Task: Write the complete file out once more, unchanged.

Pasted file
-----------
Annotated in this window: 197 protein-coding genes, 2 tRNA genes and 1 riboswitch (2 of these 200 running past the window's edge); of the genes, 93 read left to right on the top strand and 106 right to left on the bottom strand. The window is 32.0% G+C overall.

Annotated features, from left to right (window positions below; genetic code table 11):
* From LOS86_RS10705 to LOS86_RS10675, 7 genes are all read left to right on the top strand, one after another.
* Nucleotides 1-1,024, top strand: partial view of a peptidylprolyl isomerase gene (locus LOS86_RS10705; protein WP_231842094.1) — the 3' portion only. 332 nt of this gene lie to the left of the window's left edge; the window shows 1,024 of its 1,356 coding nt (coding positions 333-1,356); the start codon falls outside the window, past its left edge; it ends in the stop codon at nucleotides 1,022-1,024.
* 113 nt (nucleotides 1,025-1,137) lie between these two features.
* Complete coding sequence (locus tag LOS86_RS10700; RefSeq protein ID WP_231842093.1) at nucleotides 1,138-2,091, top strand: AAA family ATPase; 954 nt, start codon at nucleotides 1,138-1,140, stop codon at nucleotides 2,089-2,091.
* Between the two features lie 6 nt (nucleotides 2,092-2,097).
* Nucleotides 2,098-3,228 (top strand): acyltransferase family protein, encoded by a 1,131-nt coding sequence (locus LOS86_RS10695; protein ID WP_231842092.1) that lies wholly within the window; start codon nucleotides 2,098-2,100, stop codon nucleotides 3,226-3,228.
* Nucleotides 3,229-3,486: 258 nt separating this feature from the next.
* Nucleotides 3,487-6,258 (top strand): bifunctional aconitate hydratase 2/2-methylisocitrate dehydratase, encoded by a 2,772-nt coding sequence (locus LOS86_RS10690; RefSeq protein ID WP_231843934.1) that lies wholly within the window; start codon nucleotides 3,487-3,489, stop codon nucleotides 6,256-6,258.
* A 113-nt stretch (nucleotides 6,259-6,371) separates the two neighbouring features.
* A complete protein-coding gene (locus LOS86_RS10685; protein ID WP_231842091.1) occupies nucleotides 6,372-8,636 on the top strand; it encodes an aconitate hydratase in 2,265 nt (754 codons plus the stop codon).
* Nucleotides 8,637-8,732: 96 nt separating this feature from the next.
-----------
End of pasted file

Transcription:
Annotated in this window: 197 protein-coding genes, 2 tRNA genes and 1 riboswitch (2 of these 200 running past the window's edge); of the genes, 93 read left to right on the top strand and 106 right to left on the bottom strand. The window is 32.0% G+C overall.

Annotated features, from left to right (window positions below; genetic code table 11):
* From LOS86_RS10705 to LOS86_RS10675, 7 genes are all read left to right on the top strand, one after another.
* Nucleotides 1-1,024, top strand: partial view of a peptidylprolyl isomerase gene (locus LOS86_RS10705; protein WP_231842094.1) — the 3' portion only. 332 nt of this gene lie to the left of the window's left edge; the window shows 1,024 of its 1,356 coding nt (coding positions 333-1,356); the start codon falls outside the window, past its left edge; it ends in the stop codon at nucleotides 1,022-1,024.
* 113 nt (nucleotides 1,025-1,137) lie between these two features.
* Complete coding sequence (locus tag LOS86_RS10700; RefSeq protein ID WP_231842093.1) at nucleotides 1,138-2,091, top strand: AAA family ATPase; 954 nt, start codon at nucleotides 1,138-1,140, stop codon at nucleotides 2,089-2,091.
* Between the two features lie 6 nt (nucleotides 2,092-2,097).
* Nucleotides 2,098-3,228 (top strand): acyltransferase family protein, encoded by a 1,131-nt coding sequence (locus LOS86_RS10695; protein ID WP_231842092.1) that lies wholly within the window; start codon nucleotides 2,098-2,100, stop codon nucleotides 3,226-3,228.
* Nucleotides 3,229-3,486: 258 nt separating this feature from the next.
* Nucleotides 3,487-6,258 (top strand): bifunctional aconitate hydratase 2/2-methylisocitrate dehydratase, encoded by a 2,772-nt coding sequence (locus LOS86_RS10690; RefSeq protein ID WP_231843934.1) that lies wholly within the window; start codon nucleotides 3,487-3,489, stop codon nucleotides 6,256-6,258.
* A 113-nt stretch (nucleotides 6,259-6,371) separates the two neighbouring features.
* A complete protein-coding gene (locus LOS86_RS10685; protein ID WP_231842091.1) occupies nucleotides 6,372-8,636 on the top strand; it encodes an aconitate hydratase in 2,265 nt (754 codons plus the stop codon).
* Nucleotides 8,637-8,732: 96 nt separating this feature from the next.